Lasers, Light, and the Treatment of Acne: A Comprehensive Review of the Literature
November 2017 | Volume 16 | Issue 11 | Original Article | 1095 | Copyright © November 2017
Lana X. Tong MD MPH and Jeremy A. Brauer MD
The Ronald O. Perelman Department of Dermatology, NYU Langone Health, New York, NY
Introduction: Acne vulgaris is common dermatologic condition with an estimated prevalence of 70 to 87%. Acne has been shown to have a significant impact on patient quality of life and mental health, especially as inflammatory lesions typically occur on cosmetically sensitive areas with the potential for permanent scarring. There have been numerous advances in the treatment of inflammatory acne with light-based and laser devices.
Objective: To review the current evidence for light-based and laser treatments in the management of inflammatory acne.
Methods: An analysis was conducted of PubMed indexed English language literature regarding management of inflammatory acne using light-based and laser treatments.
Results: Evidence for the utilization of laser and light-based therapy for acne was summarized in a comprehensive review. Laser and light-based treatment holds the advantages of improved patient compliance and safety profiles in comparison to pharmacologic therapy. Efficacy of device based treatment varied in comparison to standard topical treatment regimens, often more effective when used in combination therapy. Adverse effects reported were generally self-limited.
Discussion: These treatments do and will continue to play an important and enlarging role in the management of acne. Larger scale studies with standardization of treatment protocols are warranted.
J Drugs Dermatol. 2017;16(11):1095-1102.
Acne vulgaris is a common dermatologic condition affecting individuals of both genders and all skin types with an estimated prevalence of 70 to 87%.1-2 It typically begins in adolescence and can persist into adulthood if left untreated. As the onset of puberty increasingly occurs at a younger age, so has the incidence of acne vulgaris.3 Acne has been shown to be associated with anxiety, depression, and low self-esteem; it can negatively impact quality of life,4 resulting in scarring that may be permanent. Therefore, timely management of acne is crucial to prevent potentially permanent disfigurement, particularly since acne is a treatable disease. The pathogenesis of acne is multifactorial and partially stems from colonization by Proprionibacterium acnes (P. acnes), which is a part of normal skin flora and metabolizes sebaceous triglycerides.5 Other contributory factors include increased sebum production, which can be androgenetic, and hyperkeratinization resulting in follicular impaction, all of which culminate in inflammation of the skin.6 Although numerous topical treatment options for acne exist, scarring acne typically requires systemic therapy, such as oral antibiotics or retinoids. These agents are not without risk of side effects or requirements for lab monitoring, thus rendering them potentially poor candidates for long-term treatment.7,8 Combination therapy is often required and between partial response, cost, contraindications, side effects, and poor compliance, results are not always satisfactory. As laser, light and energy based technologies continue to improve, there is growing interest in minimally-invasive procedurally-based treatment of acne, which often has an improved safety profile as well as potentially fewer issues with patient compliance. Laser, energy, and light-based treatment modalities for acne can be divided into categories based on targets in the skin, specifically P. acnes or the pilosebaceous unit, which consists of the sebaceous glands and the follicular infundibulum. The mechanism of action of these devices can also be described as either photochemical or photothermal. The latter relies on the theory of selective photothermolysis, with endogenous chromophores including porphyrins and water. Light therapies can be combined with an exogenous photosensitizer to amplify their effects. This review focuses on the treatment of inflammatory acne and does not discuss the treatment of acne scarring.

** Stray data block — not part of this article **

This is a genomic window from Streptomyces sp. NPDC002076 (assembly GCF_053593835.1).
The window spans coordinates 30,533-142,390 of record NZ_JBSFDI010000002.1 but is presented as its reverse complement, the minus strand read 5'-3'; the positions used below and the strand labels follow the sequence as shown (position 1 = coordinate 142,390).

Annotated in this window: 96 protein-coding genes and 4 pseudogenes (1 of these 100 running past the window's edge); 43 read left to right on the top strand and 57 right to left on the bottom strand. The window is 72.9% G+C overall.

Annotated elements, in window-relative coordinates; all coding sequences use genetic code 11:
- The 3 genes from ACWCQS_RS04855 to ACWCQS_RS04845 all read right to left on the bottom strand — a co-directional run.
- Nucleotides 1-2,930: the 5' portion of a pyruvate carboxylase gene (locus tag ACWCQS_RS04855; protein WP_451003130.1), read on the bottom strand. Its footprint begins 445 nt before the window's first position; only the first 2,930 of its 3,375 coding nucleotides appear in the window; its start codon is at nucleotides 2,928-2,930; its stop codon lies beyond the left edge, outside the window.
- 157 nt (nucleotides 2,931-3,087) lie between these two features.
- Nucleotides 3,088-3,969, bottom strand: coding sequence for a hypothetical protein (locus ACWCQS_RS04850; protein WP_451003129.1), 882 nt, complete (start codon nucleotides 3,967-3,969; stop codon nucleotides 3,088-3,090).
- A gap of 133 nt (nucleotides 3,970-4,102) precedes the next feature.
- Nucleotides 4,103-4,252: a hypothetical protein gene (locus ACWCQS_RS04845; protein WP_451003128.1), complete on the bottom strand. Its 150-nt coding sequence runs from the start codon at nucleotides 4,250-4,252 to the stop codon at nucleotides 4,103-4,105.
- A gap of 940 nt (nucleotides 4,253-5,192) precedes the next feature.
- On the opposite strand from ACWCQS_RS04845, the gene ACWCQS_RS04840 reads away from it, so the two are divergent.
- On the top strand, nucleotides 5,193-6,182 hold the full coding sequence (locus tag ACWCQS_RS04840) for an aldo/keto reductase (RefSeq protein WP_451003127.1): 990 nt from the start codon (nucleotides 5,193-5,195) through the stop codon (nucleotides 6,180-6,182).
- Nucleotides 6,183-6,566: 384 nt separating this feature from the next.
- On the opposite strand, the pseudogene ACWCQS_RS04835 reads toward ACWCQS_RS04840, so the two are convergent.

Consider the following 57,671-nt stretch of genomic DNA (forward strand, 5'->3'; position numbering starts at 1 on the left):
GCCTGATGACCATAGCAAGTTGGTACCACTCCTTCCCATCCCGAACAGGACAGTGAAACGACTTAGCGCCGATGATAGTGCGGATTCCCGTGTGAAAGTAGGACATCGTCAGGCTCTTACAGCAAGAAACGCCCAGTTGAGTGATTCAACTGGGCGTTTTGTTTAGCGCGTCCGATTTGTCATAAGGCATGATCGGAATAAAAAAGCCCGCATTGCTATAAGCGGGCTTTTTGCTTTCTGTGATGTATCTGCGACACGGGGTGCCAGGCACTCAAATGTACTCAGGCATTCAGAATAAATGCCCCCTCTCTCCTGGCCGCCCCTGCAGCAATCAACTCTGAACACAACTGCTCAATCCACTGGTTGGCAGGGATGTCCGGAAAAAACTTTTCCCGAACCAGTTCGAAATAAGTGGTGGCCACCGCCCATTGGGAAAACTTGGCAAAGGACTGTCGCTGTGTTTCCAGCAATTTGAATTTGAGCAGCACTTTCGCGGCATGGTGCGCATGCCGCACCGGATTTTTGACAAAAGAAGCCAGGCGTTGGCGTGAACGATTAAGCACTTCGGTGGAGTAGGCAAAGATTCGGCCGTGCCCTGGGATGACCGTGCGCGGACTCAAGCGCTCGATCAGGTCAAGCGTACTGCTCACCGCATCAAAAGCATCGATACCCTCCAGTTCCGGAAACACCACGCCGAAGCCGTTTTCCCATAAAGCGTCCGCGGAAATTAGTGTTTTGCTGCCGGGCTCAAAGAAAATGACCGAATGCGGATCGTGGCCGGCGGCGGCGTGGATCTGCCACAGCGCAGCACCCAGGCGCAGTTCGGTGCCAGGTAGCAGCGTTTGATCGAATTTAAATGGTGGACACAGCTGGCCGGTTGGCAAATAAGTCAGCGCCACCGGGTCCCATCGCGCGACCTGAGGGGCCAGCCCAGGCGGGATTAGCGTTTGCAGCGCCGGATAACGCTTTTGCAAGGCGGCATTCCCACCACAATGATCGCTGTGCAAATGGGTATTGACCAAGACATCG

A literature search was conducted of the National Library of Medicine PubMed Database for published studies from 1970 to July 2018 on the management of inflammatory acne. Search strings in the PubMed database used were: “acne,” “acne vulgaris,” “treatment,” “therapy,” “management,” “nanoparticles,” “light,” and “laser.” Non-English language articles were excluded. A